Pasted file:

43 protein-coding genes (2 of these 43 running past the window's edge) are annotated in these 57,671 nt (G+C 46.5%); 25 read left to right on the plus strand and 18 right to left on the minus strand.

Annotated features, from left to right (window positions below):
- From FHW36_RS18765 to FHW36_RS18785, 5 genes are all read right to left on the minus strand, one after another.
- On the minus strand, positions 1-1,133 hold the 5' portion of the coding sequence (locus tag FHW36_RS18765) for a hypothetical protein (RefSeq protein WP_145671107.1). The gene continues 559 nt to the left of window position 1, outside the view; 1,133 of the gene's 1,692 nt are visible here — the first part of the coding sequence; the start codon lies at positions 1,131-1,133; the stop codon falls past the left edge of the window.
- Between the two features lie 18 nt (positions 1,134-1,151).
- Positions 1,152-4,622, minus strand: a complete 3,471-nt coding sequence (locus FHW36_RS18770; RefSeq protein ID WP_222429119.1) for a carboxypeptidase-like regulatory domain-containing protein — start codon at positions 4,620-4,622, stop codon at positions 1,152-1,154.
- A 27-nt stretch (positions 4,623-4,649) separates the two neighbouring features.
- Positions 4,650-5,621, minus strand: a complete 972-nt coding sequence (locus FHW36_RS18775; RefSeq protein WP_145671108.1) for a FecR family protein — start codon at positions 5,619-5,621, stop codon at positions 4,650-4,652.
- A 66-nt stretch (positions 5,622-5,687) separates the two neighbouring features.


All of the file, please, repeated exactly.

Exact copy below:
43 protein-coding genes (2 of these 43 running past the window's edge) are annotated in these 57,671 nt (G+C 46.5%); 25 read left to right on the plus strand and 18 right to left on the minus strand.

Annotated features, from left to right (window positions below):
- From FHW36_RS18765 to FHW36_RS18785, 5 genes are all read right to left on the minus strand, one after another.
- On the minus strand, positions 1-1,133 hold the 5' portion of the coding sequence (locus tag FHW36_RS18765) for a hypothetical protein (RefSeq protein WP_145671107.1). The gene continues 559 nt to the left of window position 1, outside the view; 1,133 of the gene's 1,692 nt are visible here — the first part of the coding sequence; the start codon lies at positions 1,131-1,133; the stop codon falls past the left edge of the window.
- Between the two features lie 18 nt (positions 1,134-1,151).
- Positions 1,152-4,622, minus strand: a complete 3,471-nt coding sequence (locus FHW36_RS18770; RefSeq protein ID WP_222429119.1) for a carboxypeptidase-like regulatory domain-containing protein — start codon at positions 4,620-4,622, stop codon at positions 1,152-1,154.
- A 27-nt stretch (positions 4,623-4,649) separates the two neighbouring features.
- Positions 4,650-5,621, minus strand: a complete 972-nt coding sequence (locus FHW36_RS18775; RefSeq protein WP_145671108.1) for a FecR family protein — start codon at positions 5,619-5,621, stop codon at positions 4,650-4,652.
- A 66-nt stretch (positions 5,622-5,687) separates the two neighbouring features.